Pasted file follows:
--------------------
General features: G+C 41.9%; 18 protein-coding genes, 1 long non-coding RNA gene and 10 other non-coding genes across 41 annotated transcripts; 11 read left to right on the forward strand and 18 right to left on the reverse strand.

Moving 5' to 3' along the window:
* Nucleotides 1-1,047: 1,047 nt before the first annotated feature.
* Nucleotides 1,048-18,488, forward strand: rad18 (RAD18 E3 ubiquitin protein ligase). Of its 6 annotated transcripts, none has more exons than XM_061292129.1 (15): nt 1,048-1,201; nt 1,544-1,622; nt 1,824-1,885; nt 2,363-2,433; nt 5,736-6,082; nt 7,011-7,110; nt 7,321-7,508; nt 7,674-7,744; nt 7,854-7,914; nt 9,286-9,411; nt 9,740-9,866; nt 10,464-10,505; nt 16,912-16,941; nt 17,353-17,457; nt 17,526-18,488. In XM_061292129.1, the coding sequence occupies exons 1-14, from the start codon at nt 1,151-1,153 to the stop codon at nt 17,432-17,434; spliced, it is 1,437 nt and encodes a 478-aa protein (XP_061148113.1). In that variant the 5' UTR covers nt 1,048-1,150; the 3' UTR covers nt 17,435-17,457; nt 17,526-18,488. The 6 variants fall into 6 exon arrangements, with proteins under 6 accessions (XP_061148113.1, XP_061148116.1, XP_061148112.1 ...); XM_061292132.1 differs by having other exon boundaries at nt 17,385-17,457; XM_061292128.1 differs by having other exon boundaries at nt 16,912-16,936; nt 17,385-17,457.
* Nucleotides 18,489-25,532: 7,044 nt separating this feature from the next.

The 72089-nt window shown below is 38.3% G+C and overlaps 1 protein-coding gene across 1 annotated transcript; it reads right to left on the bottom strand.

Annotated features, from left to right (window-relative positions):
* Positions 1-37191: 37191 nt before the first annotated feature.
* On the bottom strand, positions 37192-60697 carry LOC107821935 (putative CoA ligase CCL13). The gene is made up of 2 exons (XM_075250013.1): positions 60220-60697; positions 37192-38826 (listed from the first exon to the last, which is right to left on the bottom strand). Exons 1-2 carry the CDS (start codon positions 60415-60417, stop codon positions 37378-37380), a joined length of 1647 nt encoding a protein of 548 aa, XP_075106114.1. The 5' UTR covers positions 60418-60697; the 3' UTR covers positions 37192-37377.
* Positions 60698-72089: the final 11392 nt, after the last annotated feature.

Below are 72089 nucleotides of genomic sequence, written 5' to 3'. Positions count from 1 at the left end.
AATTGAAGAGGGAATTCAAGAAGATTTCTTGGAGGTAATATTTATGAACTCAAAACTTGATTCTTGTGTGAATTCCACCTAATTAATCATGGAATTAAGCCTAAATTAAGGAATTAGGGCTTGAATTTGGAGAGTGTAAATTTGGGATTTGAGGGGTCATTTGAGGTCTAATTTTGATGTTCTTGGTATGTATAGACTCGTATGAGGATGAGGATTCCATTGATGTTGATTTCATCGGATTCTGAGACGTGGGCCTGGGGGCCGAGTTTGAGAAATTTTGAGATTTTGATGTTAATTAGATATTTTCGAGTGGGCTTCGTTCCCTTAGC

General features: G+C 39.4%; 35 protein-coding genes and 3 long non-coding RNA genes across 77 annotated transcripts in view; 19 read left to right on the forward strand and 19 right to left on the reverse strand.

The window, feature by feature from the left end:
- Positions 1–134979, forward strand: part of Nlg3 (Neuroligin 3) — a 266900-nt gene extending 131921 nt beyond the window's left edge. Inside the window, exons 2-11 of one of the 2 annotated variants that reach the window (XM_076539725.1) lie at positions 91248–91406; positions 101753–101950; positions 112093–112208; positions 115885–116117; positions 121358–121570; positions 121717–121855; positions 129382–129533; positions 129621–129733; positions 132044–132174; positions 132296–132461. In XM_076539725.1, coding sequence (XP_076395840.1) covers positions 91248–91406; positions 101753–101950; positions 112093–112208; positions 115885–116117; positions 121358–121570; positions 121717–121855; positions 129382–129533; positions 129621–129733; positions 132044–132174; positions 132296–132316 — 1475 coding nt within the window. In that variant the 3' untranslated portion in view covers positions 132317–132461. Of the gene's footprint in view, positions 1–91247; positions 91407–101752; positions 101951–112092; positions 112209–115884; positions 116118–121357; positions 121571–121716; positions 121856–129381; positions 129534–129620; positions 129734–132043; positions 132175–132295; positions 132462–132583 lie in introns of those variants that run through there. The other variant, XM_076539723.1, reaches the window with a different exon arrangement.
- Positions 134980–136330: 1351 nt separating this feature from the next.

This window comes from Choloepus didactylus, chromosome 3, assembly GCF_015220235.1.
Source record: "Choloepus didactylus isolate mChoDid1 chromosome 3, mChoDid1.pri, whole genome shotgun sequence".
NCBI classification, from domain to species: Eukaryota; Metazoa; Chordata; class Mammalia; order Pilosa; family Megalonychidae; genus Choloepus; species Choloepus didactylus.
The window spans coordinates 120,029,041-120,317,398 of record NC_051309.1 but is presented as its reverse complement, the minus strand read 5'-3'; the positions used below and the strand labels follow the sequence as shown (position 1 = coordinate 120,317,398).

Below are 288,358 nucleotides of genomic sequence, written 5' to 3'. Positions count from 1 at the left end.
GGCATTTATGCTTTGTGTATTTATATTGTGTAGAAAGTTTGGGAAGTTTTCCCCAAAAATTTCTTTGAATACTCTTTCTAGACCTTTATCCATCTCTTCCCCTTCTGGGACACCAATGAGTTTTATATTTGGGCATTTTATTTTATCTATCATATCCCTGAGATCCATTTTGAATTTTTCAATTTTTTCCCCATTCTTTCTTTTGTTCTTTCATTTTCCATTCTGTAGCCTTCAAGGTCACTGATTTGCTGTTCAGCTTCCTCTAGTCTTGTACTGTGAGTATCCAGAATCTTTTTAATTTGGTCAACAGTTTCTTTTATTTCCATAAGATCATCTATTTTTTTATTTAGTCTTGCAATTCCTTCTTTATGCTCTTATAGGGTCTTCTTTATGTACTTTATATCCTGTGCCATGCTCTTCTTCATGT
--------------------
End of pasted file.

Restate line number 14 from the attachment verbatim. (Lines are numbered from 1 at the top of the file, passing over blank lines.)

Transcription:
The window, feature by feature from the left end: